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SONGS FOR
BOYHOOD.
177
Before, a dark-haired virgin train Chanted the death-dirge of the slain; Behind, a long procession came Of hoary men and chiefs of fame, With heavy hearts, and eyes of grief, Leading the war-horse of their chief.
Stripped of his proud and martial dress, Uncurbed, unreined, and riderless, With darting eye and nostril spread, Aud heavy and impatient tread, He came ; and oft that eye so proud Asked for his rider in the crowd.
They buried the dark chief; they freed Beside the grave his battle steed; And swift an arrow cleaved its way To his stern heart! One piercing neigh Arose´┐Żand on the dead man's plain The rider grasps his steed again.
The neighing steed, the flashing blade,
The bugle's stirring blast; The charge, the dreadful cannonade,
The din, and shout are past; Nor war's wild note, nor glory's peal
Shall thrill with fierce delight Those breasts that nevermore may feel
The rapture of the fight.
Like the dread northern hurricane
That sweeps his broad plateau, Flushed with the triumph yet to gain,
Came down the serried foe. Our heroes felt the shock, and leapt
To meet them on the plain; And long the pitying sky hath wept
Above our gallant slain.
Sous of the consecrated ground,
Ye must not slumber there, Where stranger steps and tongues resound
Along the endless air. Your own proud land's heroic soil
Shall be your fitter grave; She claims from war his richest spoil,
The ashes of her brave.
So 'neath their parent's turf they rest,
Far from the gory field, Borne to a Spartan mother's breast
On many a bloody shield; The sunshine of their native sky
Smiles sadly on them here, And kindred hearts and eyes watch by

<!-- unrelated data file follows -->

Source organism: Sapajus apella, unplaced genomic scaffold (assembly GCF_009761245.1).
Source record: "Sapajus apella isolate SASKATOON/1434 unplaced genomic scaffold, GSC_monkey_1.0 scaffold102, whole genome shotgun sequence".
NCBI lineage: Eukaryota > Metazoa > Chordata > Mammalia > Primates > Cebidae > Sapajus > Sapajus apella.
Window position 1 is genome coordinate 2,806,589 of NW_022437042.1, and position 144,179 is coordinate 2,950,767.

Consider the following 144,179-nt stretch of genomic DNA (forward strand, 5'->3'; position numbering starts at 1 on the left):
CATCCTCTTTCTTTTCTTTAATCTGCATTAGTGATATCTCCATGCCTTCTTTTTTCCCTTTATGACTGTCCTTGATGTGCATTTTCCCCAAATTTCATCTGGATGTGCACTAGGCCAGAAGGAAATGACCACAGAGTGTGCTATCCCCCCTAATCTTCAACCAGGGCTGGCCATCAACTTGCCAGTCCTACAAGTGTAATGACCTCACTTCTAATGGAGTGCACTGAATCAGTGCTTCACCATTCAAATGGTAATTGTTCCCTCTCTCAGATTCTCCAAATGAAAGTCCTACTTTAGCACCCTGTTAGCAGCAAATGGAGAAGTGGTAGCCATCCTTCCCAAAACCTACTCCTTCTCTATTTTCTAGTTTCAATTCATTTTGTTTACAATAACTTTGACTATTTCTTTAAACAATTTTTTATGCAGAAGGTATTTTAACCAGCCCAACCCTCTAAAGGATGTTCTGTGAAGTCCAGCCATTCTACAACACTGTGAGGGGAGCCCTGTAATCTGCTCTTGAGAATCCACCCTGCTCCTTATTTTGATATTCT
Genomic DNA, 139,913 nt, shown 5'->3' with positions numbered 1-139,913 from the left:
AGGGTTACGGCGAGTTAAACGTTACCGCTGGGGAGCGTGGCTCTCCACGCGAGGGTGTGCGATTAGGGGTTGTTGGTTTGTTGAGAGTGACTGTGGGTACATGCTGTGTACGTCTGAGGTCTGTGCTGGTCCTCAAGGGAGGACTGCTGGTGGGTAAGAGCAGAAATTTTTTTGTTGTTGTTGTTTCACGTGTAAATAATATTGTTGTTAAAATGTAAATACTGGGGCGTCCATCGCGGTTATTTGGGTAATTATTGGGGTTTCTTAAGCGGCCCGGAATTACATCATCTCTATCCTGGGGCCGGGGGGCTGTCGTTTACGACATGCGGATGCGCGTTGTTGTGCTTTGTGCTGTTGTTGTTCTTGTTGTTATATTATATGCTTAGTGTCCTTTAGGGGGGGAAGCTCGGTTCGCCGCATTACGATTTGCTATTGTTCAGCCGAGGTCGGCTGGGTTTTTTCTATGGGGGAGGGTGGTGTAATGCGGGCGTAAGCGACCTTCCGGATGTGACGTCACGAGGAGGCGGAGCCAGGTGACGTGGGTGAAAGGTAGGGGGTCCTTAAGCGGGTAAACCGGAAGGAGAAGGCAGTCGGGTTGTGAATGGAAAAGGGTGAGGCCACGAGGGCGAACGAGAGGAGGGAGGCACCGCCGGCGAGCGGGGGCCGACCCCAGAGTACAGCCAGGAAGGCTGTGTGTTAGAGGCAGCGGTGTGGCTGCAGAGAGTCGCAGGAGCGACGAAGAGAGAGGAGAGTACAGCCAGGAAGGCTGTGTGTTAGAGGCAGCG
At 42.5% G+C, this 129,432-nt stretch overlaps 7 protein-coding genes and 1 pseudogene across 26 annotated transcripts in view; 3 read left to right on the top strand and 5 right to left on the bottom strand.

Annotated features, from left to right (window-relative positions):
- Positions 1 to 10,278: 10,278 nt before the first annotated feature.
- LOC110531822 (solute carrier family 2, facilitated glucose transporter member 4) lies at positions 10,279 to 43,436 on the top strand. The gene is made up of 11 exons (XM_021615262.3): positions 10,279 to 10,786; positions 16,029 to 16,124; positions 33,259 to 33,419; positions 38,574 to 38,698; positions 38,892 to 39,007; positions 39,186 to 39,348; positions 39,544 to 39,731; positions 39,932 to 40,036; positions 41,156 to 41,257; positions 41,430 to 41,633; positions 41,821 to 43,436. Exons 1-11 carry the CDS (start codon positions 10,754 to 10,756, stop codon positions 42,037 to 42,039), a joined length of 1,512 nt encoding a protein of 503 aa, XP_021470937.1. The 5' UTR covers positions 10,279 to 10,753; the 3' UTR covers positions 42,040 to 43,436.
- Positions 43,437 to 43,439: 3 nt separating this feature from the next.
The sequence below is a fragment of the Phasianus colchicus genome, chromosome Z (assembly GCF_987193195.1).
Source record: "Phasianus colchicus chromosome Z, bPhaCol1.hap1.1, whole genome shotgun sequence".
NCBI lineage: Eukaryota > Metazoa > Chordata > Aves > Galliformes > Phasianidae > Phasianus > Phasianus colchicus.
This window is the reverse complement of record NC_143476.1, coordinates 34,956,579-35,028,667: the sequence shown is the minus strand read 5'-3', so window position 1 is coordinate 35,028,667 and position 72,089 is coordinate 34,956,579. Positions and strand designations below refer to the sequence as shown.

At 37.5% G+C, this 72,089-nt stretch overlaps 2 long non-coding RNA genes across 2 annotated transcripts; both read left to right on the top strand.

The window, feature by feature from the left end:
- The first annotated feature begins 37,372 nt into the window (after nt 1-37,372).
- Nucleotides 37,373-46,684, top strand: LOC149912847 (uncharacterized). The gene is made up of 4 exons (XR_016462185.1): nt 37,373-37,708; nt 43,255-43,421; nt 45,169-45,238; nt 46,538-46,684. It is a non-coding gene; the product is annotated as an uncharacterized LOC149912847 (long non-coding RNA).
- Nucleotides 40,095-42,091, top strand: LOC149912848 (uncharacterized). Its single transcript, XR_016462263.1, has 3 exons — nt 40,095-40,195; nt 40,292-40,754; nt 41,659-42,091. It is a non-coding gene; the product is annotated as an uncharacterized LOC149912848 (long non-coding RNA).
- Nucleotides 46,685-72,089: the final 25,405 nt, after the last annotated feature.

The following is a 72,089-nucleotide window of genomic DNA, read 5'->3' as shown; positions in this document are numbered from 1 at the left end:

The soldiers' sepulchre.
Best on, embalmed and sainted dead!
Dear as the bloody brave; No impious footstep here shall tread
The herbage of your grave; Nor shall your glory be forgot
While fame her record keeps, Or honor points the hallowed spot
Where valor proudly sleeps.
Yon marble minstrel's voiceless tone
In deathless song shall tell, When many a vanquished age hath flown,
The story how you fell. Nor wreck, nor change, nor winter's blight,
Nor time's remorseless doom, Shall dim one ray of holy light
That gilds your glorious tomb.
THE BIVOUAC OF THE DEAD.* Theodore O'Haba.
The muffled drum's sad roll has beat
The soldier's last tattoo ; No more on life's parade shall meet
That brave and fallen few. On fame's eternal camping-ground
Their silent tents are spread; And glory guards, with silent round,
The bivouac of the dead.
No rumor of the foe's advance
Now swells upon the wind; No troubled thought at midnight haunts
Of loved ones left behind ; No vision of the morrow's strife
The warrior's dream alarms, Nor braying horn, nor screaming fife
At dawn shall call to arms.
Their shivered swords are red with rust,
Their plumed breasts are bowed; Their haughty banner, trailed in dust,
Is now their martial shroud! And plenteous funeral tears have washed
The red stains from each brow, And the proud forms by battle gashed
Are free from anguish now.
* On the occasion of the bringing home to Kentucky her sene who fell at Buena Vista.
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E-Book - An Annotated Compendium of Old Time American Songs by James Alverson III